Wouldn’t it be great if our bodies could regenerate? Wouldn’t it be great if we could actually harness the power of our bodies, to actually heal ourselves? It’s not really that foreign of a concept, actually; it happens on the Earth every day. This is actually a picture of a salamander(蝾螈).

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Salamanders have this amazing capacity to regenerate. During limb injury, limb regenerates in a period of weeks.

Salamanders can do it. Why can’t we? Why can’t humans regenerate? Actually, we can regenerate. Your body has many organs and every single organ in your body has a cell population that’s ready to take over at the time of injury. It happens every day. As you age, as you get older. Your bones regenerate every 10 years. Your skin regenerates every two weeks. So, your body is constantly regenerating. The challenge occurs when there is an injury. At the time of injury or disease, the body’s first reaction is to seal itself off from the rest of the body. It basically wants to fight off infection, and seal itself, whether it’s organs inside your body, or your skin, the first reaction is for scar tissue to move in, to seal itself off from the outside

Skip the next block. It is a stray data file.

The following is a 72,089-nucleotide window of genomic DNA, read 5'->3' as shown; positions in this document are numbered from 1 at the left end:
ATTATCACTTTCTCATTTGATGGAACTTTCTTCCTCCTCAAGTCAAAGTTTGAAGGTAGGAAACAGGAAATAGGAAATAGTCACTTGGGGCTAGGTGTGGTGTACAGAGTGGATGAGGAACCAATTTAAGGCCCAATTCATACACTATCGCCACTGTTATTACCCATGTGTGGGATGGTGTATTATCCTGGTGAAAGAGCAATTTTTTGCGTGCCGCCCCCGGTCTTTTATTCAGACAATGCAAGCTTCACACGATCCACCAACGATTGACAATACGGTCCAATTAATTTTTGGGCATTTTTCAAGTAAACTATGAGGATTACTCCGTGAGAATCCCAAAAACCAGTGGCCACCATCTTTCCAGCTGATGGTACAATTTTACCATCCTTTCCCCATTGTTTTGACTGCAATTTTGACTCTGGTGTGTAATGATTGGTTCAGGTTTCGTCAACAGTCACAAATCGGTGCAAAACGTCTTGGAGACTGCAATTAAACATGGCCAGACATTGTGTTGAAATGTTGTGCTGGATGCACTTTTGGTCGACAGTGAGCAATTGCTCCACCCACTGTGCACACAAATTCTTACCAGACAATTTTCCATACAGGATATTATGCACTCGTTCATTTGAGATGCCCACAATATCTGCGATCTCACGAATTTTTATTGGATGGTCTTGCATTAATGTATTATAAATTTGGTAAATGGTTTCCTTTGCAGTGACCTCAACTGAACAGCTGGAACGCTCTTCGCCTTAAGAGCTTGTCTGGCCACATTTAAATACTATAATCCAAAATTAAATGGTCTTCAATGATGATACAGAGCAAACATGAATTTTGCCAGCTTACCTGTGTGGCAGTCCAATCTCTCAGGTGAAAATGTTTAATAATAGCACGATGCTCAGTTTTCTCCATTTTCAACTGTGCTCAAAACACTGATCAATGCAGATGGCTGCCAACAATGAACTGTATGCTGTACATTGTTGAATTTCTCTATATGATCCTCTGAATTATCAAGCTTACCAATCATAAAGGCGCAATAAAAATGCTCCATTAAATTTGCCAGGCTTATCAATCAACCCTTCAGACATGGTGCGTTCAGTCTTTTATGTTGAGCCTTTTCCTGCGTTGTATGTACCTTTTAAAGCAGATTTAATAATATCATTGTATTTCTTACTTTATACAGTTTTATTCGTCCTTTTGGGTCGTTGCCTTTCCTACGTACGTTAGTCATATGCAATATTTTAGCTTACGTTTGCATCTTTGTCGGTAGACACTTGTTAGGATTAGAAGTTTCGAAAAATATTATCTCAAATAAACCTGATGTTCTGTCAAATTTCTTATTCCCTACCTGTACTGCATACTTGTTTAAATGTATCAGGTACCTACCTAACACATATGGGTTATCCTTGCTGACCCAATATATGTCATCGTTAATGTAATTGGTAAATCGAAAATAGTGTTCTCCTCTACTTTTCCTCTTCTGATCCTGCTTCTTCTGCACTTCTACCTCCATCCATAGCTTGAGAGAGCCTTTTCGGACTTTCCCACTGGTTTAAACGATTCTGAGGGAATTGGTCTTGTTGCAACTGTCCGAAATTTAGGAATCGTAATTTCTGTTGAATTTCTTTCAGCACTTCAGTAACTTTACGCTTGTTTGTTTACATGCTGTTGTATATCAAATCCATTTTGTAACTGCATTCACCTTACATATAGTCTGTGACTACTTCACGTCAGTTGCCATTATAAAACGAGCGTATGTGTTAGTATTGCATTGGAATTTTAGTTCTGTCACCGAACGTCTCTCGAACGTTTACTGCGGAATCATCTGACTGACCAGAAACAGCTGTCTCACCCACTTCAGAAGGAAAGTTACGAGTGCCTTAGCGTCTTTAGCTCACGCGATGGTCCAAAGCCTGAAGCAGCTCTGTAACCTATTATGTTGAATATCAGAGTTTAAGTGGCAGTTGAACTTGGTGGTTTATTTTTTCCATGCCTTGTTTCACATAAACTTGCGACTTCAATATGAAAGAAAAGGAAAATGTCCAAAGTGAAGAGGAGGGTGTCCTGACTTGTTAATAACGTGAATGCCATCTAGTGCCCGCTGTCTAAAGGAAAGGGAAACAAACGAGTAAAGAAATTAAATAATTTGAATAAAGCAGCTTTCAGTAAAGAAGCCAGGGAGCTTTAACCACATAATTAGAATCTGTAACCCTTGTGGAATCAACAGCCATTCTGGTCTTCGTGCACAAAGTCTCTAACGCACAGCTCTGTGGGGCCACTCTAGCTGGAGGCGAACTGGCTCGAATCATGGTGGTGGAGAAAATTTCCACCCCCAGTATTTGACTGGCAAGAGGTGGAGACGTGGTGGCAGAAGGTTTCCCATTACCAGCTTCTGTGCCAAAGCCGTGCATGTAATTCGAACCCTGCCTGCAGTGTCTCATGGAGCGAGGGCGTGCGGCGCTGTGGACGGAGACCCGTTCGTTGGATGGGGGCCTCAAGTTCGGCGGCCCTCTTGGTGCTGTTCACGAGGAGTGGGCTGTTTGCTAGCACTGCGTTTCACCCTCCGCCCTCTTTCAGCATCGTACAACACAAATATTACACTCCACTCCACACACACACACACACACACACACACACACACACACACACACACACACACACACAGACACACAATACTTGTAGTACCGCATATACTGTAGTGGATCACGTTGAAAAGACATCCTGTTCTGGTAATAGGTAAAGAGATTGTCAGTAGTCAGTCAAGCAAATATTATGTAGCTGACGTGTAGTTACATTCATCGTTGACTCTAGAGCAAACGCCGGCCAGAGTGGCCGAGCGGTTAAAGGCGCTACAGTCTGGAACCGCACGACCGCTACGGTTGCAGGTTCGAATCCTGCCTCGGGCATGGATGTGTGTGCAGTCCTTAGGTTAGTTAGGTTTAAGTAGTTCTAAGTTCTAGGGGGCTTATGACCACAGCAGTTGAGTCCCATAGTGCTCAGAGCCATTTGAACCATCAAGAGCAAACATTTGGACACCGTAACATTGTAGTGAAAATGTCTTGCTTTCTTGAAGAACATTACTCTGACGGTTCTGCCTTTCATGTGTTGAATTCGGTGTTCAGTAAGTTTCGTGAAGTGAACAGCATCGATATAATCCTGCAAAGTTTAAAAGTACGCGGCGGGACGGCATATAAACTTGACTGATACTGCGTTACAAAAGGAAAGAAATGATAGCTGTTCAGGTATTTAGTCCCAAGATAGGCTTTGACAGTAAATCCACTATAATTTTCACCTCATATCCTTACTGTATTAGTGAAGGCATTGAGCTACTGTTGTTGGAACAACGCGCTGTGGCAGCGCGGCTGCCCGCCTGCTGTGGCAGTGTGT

So, how can we harness that power? One of the ways that we do that is actually by using smart biomaterials. How does this work?